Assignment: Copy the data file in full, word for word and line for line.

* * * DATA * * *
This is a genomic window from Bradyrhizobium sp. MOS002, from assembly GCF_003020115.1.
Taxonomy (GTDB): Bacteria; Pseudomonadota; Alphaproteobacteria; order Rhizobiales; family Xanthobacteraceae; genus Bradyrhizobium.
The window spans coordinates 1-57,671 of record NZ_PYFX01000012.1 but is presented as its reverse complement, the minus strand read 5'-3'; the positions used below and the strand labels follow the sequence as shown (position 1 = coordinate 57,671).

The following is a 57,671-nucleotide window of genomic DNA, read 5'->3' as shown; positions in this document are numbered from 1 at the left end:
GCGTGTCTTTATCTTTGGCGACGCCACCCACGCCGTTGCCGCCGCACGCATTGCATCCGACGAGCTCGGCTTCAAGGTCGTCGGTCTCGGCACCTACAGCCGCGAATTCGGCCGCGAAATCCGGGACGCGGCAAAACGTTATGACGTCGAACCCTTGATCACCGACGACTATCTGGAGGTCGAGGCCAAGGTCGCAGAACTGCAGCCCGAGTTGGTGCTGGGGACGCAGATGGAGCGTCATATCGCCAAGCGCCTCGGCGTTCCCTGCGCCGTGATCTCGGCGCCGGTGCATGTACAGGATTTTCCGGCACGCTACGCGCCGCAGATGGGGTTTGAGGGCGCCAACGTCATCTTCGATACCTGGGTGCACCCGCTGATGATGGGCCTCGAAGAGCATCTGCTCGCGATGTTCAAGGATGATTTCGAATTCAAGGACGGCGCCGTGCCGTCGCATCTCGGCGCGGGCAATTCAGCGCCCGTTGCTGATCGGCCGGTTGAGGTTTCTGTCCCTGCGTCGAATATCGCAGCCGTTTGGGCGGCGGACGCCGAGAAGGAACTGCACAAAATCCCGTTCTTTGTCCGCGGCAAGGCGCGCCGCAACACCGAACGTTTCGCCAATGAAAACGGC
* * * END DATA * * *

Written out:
This is a genomic window from Bradyrhizobium sp. MOS002, from assembly GCF_003020115.1.
Taxonomy (GTDB): Bacteria; Pseudomonadota; Alphaproteobacteria; order Rhizobiales; family Xanthobacteraceae; genus Bradyrhizobium.
The window spans coordinates 1-57,671 of record NZ_PYFX01000012.1 but is presented as its reverse complement, the minus strand read 5'-3'; the positions used below and the strand labels follow the sequence as shown (position 1 = coordinate 57,671).

The following is a 57,671-nucleotide window of genomic DNA, read 5'->3' as shown; positions in this document are numbered from 1 at the left end:
GCGTGTCTTTATCTTTGGCGACGCCACCCACGCCGTTGCCGCCGCACGCATTGCATCCGACGAGCTCGGCTTCAAGGTCGTCGGTCTCGGCACCTACAGCCGCGAATTCGGCCGCGAAATCCGGGACGCGGCAAAACGTTATGACGTCGAACCCTTGATCACCGACGACTATCTGGAGGTCGAGGCCAAGGTCGCAGAACTGCAGCCCGAGTTGGTGCTGGGGACGCAGATGGAGCGTCATATCGCCAAGCGCCTCGGCGTTCCCTGCGCCGTGATCTCGGCGCCGGTGCATGTACAGGATTTTCCGGCACGCTACGCGCCGCAGATGGGGTTTGAGGGCGCCAACGTCATCTTCGATACCTGGGTGCACCCGCTGATGATGGGCCTCGAAGAGCATCTGCTCGCGATGTTCAAGGATGATTTCGAATTCAAGGACGGCGCCGTGCCGTCGCATCTCGGCGCGGGCAATTCAGCGCCCGTTGCTGATCGGCCGGTTGAGGTTTCTGTCCCTGCGTCGAATATCGCAGCCGTTTGGGCGGCGGACGCCGAGAAGGAACTGCACAAAATCCCGTTCTTTGTCCGCGGCAAGGCGCGCCGCAACACCGAACGTTTCGCCAATGAAAACGGC